Cajun Rice with Sausage and Chicken served with Fresh Fruit, Warm Bread, a Vegetable Side and Milk.
Chicken and Rice served with Warm Bread, Fresh Fruit, a Vegetable Side and Milk.
Vegetable Beef Stew served with a Vegetable Side, Fresh Fruit, Warm Bread and Milk.

Contributing to such causes is satisfying and there are a remarkable number of such opportunities in the Bozeman area. This feature illustrates our vibrant civic culture. It is one of our area's strong attractions.

Does anyone come here to maximize their financial income? Surely not many. Instead, many people who move here have reframed their sense of what makes a worthwhile and rewarding life. Money may be important but surely doesn't trump everything else. A combination of other considerations dominates. These include charity, community, demography, ecology, and safety.

For many reasons the financial future of the U.S. isn’t as bright as it was. Fortunately, material attainment constitutes a reducing fraction of well-being and satisfaction. Materially, a great majority are already well off.  Among this huge group, more money and material stuff contributes little to the quality of their life.   This is a fairly recent phenomenon.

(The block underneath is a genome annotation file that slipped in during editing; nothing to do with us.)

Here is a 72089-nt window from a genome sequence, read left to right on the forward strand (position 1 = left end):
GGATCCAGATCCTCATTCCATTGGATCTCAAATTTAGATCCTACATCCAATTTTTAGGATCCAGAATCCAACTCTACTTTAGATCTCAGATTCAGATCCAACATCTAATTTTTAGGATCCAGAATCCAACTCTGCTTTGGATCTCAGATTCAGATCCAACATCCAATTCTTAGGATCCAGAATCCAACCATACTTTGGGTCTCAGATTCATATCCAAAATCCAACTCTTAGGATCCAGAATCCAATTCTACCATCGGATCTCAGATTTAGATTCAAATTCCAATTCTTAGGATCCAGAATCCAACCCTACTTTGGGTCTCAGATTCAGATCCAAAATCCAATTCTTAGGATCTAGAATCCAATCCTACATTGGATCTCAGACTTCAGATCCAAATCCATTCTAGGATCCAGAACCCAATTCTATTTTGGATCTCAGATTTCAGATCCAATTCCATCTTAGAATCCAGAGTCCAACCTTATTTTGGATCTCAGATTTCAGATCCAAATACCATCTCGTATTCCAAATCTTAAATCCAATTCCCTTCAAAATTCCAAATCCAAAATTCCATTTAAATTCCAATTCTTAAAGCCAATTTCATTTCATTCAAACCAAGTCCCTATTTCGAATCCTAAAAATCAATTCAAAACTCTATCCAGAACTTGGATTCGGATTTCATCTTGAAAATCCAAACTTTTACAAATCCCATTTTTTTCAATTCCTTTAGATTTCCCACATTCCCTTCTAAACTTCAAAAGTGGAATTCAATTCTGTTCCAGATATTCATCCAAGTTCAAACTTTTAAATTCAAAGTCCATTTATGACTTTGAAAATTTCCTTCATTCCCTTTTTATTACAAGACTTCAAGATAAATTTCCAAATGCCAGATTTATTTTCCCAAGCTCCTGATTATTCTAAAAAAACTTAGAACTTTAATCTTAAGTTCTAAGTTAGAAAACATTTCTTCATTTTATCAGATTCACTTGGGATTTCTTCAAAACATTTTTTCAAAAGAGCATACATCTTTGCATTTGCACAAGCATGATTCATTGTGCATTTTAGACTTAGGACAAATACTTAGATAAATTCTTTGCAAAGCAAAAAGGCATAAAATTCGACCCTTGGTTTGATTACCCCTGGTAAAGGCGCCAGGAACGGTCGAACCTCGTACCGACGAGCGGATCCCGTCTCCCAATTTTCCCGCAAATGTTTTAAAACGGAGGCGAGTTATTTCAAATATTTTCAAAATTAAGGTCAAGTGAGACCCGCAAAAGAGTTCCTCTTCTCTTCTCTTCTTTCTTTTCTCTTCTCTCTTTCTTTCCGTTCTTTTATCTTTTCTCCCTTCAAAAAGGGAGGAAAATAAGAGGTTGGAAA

From the birth of Christ until about 1776 there were remarkably small improvements in the average person’s material well-being. Life wasn’t everywhere brutal—but it was short and uncertain. Even in America circa 1900 life expectancy was just over 42 years.

Suddenly, shortly after 1776, there was a radical acceleration of wealth creation. Throughout the Western world economic prosperity took off averaging about two percent a year, doubling each 35 years. This lasted until the chaos of World War I, the Great Depression, and World War II.